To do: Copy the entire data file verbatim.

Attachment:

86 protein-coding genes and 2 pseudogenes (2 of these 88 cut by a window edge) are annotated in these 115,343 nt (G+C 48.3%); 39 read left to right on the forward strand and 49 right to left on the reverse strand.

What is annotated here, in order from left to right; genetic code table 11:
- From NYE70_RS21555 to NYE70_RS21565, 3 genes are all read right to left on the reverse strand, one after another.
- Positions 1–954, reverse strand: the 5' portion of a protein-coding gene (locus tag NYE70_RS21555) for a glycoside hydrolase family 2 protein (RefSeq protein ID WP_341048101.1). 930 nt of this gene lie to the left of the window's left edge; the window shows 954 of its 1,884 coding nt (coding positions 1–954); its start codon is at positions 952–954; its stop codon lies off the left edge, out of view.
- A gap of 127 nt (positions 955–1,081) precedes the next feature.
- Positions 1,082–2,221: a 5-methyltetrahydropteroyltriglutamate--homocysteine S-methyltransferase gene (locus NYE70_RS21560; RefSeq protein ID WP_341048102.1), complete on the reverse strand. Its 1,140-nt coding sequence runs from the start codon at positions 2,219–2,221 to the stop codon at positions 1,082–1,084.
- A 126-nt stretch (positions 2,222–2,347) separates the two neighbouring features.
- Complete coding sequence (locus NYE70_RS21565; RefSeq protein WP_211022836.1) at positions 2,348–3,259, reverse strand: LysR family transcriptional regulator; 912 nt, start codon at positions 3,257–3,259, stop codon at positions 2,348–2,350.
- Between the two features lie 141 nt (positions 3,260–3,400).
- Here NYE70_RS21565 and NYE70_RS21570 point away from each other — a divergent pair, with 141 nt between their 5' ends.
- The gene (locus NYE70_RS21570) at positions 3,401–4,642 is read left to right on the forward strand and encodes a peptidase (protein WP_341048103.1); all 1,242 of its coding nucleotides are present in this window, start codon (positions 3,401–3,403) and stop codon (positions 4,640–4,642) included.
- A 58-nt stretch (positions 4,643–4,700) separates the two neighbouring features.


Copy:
86 protein-coding genes and 2 pseudogenes (2 of these 88 cut by a window edge) are annotated in these 115,343 nt (G+C 48.3%); 39 read left to right on the forward strand and 49 right to left on the reverse strand.

What is annotated here, in order from left to right; genetic code table 11:
- From NYE70_RS21555 to NYE70_RS21565, 3 genes are all read right to left on the reverse strand, one after another.
- Positions 1–954, reverse strand: the 5' portion of a protein-coding gene (locus tag NYE70_RS21555) for a glycoside hydrolase family 2 protein (RefSeq protein ID WP_341048101.1). 930 nt of this gene lie to the left of the window's left edge; the window shows 954 of its 1,884 coding nt (coding positions 1–954); its start codon is at positions 952–954; its stop codon lies off the left edge, out of view.
- A gap of 127 nt (positions 955–1,081) precedes the next feature.
- Positions 1,082–2,221: a 5-methyltetrahydropteroyltriglutamate--homocysteine S-methyltransferase gene (locus NYE70_RS21560; RefSeq protein ID WP_341048102.1), complete on the reverse strand. Its 1,140-nt coding sequence runs from the start codon at positions 2,219–2,221 to the stop codon at positions 1,082–1,084.
- A 126-nt stretch (positions 2,222–2,347) separates the two neighbouring features.
- Complete coding sequence (locus NYE70_RS21565; RefSeq protein WP_211022836.1) at positions 2,348–3,259, reverse strand: LysR family transcriptional regulator; 912 nt, start codon at positions 3,257–3,259, stop codon at positions 2,348–2,350.
- Between the two features lie 141 nt (positions 3,260–3,400).
- Here NYE70_RS21565 and NYE70_RS21570 point away from each other — a divergent pair, with 141 nt between their 5' ends.
- The gene (locus NYE70_RS21570) at positions 3,401–4,642 is read left to right on the forward strand and encodes a peptidase (protein WP_341048103.1); all 1,242 of its coding nucleotides are present in this window, start codon (positions 3,401–3,403) and stop codon (positions 4,640–4,642) included.
- A 58-nt stretch (positions 4,643–4,700) separates the two neighbouring features.